The Burlington Post-Hardcore Story: Prologue

Spark and fade out, like you have before. You gave me nothing, I needed something.”

I feel like this is something that requires documentation. Although there have been music scenes before this, and there are more scenes to come, this is the one scene that is a portrait of life in the suburban sprawl know as Burlington, Ontario. Although the scene is still very much alive, it was just over ten years ago when everything really blossomed.

The Burlington Scene.

It’s hard to really give it a name, but not for the lack of trying – I will refer to it as the Burlington Scene, mainly because the Mecca of post-hardcore is the Burlington YMCA.  It’s not a punk scene or an emo scene, the bands range from pop-punk, to hardcore, to metal, to everything between.  It’s not exclusively Burlington either, it’s not the entire GTA but it reaches as far as St. Catharines comfortably.  Other scenes exist in nearby areas but this is arguably the most influential. I guess the real question is: have we put ourselves on the map?

I like to equate our scene to the Levittown, New York scene that bore Taking Back Sunday, Brand New, Glassjaw, Bayside, and countless others.  In the bigger picture, the scene is just a corner of a musically rich area. For the sake of space and organization, I’m only going to write about the post-hardcore community, but other parts of the GTA have amazing scenes in other genres such as hip-hop and pop.

Like fertile soil for farming, the suburbs are a fertile ground for the genre.  Both the Long Island scene and the Burlington scene share a similar distance from a thriving metropolis. Perhaps the suburbs are comfortable enough for teens to find outlet in their angst through music. Regardless of the reason, there’s something about the suburbs that brings out the music.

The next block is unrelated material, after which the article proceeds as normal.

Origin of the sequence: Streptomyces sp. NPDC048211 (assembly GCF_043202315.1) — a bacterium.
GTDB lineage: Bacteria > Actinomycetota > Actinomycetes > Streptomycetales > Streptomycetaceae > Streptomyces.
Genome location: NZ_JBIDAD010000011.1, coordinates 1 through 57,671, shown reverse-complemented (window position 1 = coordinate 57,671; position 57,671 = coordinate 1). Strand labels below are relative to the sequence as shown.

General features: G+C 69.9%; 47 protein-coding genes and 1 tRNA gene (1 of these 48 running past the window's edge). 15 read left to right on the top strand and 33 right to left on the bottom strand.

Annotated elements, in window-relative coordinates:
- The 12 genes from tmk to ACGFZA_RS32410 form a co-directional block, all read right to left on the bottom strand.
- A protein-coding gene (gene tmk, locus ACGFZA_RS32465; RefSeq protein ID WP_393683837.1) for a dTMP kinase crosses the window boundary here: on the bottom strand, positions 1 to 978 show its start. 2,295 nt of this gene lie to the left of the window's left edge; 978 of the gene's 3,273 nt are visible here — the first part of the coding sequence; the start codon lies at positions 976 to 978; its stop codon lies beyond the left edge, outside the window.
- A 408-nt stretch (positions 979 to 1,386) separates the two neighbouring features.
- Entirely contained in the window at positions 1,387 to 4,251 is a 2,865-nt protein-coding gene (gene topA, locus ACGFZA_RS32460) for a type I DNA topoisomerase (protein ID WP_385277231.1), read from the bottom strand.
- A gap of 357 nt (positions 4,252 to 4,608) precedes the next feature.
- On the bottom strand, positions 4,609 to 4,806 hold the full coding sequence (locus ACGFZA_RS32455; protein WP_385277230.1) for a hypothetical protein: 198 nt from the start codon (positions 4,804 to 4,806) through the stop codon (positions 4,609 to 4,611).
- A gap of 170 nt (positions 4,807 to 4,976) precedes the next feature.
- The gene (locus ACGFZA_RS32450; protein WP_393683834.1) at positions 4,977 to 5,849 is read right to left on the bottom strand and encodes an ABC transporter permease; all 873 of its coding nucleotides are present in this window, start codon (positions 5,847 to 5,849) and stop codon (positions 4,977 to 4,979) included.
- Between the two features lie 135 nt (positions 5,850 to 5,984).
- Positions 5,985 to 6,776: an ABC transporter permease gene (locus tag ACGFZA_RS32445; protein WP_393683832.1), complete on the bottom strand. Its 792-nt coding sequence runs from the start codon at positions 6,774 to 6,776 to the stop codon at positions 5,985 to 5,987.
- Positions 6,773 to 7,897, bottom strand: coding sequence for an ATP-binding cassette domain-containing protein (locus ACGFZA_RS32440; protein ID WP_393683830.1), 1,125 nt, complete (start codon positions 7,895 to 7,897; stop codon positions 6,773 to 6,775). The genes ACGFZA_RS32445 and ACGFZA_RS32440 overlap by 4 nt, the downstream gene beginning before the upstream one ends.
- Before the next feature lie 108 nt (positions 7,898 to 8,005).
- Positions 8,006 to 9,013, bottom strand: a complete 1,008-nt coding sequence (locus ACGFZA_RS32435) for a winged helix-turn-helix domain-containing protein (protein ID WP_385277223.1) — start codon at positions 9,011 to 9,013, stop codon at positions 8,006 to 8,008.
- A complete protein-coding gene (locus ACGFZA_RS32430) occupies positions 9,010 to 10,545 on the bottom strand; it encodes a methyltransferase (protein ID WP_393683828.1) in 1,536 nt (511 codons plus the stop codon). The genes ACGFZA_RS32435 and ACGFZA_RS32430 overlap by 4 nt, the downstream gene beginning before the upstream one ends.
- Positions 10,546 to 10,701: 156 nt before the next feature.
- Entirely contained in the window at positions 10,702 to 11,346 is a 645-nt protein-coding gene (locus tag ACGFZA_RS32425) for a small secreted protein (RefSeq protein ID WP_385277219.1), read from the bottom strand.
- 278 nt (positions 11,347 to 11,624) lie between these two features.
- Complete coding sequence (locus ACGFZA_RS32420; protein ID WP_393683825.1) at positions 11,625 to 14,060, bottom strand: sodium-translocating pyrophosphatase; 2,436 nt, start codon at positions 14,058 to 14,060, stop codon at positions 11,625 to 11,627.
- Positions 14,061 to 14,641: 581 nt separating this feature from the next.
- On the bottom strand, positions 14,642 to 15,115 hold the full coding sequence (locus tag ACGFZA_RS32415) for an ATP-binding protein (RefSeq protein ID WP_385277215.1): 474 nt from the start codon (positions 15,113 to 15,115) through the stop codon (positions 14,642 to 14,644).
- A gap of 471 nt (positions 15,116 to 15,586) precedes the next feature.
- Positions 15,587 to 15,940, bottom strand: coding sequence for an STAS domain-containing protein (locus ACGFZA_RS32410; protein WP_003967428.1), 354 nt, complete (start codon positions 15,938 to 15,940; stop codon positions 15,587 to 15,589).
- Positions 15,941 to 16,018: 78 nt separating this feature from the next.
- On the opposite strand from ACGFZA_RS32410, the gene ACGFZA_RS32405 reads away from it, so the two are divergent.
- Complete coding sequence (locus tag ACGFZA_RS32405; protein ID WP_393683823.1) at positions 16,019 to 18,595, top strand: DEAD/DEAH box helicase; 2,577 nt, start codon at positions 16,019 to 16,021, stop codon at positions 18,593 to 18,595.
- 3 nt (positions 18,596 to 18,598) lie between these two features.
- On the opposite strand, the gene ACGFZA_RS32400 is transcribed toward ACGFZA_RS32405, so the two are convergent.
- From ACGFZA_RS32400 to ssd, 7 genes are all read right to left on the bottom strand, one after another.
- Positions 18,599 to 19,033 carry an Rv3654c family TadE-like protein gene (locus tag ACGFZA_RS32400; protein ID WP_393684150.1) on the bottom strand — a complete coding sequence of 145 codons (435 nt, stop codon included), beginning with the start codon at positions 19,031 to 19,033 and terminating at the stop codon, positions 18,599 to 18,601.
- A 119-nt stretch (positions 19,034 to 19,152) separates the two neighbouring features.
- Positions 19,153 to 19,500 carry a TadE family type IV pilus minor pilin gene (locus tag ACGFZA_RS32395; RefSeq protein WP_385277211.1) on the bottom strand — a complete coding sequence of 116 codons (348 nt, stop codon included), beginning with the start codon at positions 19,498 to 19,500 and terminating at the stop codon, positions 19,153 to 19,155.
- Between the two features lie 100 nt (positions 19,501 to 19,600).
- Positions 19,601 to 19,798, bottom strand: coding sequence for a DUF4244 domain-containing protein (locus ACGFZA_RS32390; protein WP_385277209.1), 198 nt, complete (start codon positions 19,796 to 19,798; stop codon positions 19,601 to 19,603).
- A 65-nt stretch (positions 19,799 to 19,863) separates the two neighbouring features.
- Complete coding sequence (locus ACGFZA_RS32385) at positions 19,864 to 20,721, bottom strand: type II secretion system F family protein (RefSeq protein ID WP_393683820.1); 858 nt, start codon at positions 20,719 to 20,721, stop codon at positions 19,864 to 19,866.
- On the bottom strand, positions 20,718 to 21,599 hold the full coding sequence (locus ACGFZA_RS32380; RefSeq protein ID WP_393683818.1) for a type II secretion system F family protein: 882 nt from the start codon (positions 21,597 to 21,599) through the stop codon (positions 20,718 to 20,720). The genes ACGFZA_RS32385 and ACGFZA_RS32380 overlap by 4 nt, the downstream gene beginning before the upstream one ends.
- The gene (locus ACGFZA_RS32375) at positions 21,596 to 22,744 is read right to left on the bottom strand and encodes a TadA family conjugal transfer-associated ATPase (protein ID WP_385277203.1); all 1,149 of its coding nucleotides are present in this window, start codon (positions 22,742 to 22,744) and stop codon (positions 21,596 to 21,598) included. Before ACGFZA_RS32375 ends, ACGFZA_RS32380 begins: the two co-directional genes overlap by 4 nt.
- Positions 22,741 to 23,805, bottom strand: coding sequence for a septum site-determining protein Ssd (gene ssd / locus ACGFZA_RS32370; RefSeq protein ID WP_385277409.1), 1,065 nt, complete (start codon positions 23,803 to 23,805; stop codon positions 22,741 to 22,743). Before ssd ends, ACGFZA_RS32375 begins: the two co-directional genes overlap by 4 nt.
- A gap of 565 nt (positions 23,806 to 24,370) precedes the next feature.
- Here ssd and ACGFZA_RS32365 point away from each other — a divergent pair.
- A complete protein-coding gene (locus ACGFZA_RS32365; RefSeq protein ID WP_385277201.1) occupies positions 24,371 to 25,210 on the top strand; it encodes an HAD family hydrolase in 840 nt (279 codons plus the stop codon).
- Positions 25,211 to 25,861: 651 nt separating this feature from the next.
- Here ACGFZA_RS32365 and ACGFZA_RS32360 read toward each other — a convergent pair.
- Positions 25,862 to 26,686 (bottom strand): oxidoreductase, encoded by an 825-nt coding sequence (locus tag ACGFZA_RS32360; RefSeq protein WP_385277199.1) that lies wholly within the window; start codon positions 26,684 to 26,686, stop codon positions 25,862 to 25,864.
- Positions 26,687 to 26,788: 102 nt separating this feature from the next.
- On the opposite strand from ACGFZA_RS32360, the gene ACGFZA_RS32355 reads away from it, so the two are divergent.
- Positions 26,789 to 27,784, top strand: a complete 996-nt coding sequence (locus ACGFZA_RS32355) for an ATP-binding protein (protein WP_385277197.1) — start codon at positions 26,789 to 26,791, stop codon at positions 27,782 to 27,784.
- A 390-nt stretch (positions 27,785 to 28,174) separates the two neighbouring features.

The depth and intensity of the scene parallels the punk scene of the ‘70s and the Seattle grunge scene of the ‘90s, perhaps it even runs as deep as the East and West Coast rap scenes.

The Post-Hardcore Family.

We just happened to be in the right place at the right time. In a decade we have seen: Alexisonfire, Boys Night Out, Dead and Divine, Counterparts, Saint Alvia, Billy Talent, and on and on ad infinitum.  There’s no shortage of bands from the area, even the less-than-international bands have had immense local success.  Bands such as Moneen, The Fullblast, The Reason and Life Ruiner are just a few of the household names of the local youth.

Looking Back.

When I reflect on the past ten years of my life and how I’ve viewed what is affectionately regarded as the scene.  My aim in writing this is to document a lot of fond memories that the local youths have shared and taken part in, hopefully from the perspective of some of the people that made it possible.  From my perspective there’s a whole psychology and set of ethics and logic to explore. I’d like to explore the Burlington YMCA, the bands, the fans and their stories. The who, what, where, when, and why’s of the scene, and the future of it all.

I hope this will become a mix-tape collaboration of writing, that many artists will lend their thoughts to this collection.

If you’d like to share a story or offer information, please e-mail Bryan at bryanmyers87.gmail.com.

By Bryan Myers

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